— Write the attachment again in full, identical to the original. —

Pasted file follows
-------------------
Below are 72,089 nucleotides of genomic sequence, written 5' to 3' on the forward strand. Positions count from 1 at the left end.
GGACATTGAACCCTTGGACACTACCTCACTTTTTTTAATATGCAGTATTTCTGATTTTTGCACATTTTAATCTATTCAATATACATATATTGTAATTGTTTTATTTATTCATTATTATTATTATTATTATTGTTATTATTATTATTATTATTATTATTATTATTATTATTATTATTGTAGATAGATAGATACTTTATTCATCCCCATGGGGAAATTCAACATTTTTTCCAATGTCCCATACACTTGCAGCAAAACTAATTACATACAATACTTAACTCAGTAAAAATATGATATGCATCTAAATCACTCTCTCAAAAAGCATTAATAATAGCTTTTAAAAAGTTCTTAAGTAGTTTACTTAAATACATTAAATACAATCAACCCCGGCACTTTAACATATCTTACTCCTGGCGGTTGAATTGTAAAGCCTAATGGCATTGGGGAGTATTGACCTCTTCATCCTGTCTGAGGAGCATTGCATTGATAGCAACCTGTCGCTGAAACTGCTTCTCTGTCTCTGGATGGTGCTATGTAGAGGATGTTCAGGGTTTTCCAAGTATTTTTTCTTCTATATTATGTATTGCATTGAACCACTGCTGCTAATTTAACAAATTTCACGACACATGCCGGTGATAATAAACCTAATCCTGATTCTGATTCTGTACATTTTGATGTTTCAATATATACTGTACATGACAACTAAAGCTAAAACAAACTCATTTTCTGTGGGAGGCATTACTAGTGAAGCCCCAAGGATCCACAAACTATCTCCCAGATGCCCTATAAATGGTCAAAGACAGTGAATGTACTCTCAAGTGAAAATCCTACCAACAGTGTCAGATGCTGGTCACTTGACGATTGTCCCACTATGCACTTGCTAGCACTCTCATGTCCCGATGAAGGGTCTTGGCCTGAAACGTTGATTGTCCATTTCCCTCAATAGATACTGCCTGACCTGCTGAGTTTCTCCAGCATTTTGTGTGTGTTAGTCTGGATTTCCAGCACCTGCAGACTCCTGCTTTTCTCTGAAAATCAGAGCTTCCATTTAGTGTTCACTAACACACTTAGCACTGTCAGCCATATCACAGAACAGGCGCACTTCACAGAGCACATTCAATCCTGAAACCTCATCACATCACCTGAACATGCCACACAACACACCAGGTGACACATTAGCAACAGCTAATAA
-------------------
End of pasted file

Below are 72,089 nucleotides of genomic sequence, written 5' to 3' on the forward strand. Positions count from 1 at the left end.
GGACATTGAACCCTTGGACACTACCTCACTTTTTTTAATATGCAGTATTTCTGATTTTTGCACATTTTAATCTATTCAATATACATATATTGTAATTGTTTTATTTATTCATTATTATTATTATTATTATTGTTATTATTATTATTATTATTATTATTATTATTATTATTATTATTGTAGATAGATAGATACTTTATTCATCCCCATGGGGAAATTCAACATTTTTTCCAATGTCCCATACACTTGCAGCAAAACTAATTACATACAATACTTAACTCAGTAAAAATATGATATGCATCTAAATCACTCTCTCAAAAAGCATTAATAATAGCTTTTAAAAAGTTCTTAAGTAGTTTACTTAAATACATTAAATACAATCAACCCCGGCACTTTAACATATCTTACTCCTGGCGGTTGAATTGTAAAGCCTAATGGCATTGGGGAGTATTGACCTCTTCATCCTGTCTGAGGAGCATTGCATTGATAGCAACCTGTCGCTGAAACTGCTTCTCTGTCTCTGGATGGTGCTATGTAGAGGATGTTCAGGGTTTTCCAAGTATTTTTTCTTCTATATTATGTATTGCATTGAACCACTGCTGCTAATTTAACAAATTTCACGACACATGCCGGTGATAATAAACCTAATCCTGATTCTGATTCTGTACATTTTGATGTTTCAATATATACTGTACATGACAACTAAAGCTAAAACAAACTCATTTTCTGTGGGAGGCATTACTAGTGAAGCCCCAAGGATCCACAAACTATCTCCCAGATGCCCTATAAATGGTCAAAGACAGTGAATGTACTCTCAAGTGAAAATCCTACCAACAGTGTCAGATGCTGGTCACTTGACGATTGTCCCACTATGCACTTGCTAGCACTCTCATGTCCCGATGAAGGGTCTTGGCCTGAAACGTTGATTGTCCATTTCCCTCAATAGATACTGCCTGACCTGCTGAGTTTCTCCAGCATTTTGTGTGTGTTAGTCTGGATTTCCAGCACCTGCAGACTCCTGCTTTTCTCTGAAAATCAGAGCTTCCATTTAGTGTTCACTAACACACTTAGCACTGTCAGCCATATCACAGAACAGGCGCACTTCACAGAGCACATTCAATCCTGAAACCTCATCACATCACCTGAACATGCCACACAACACACCAGGTGACACATTAGCAACAGCTAATAA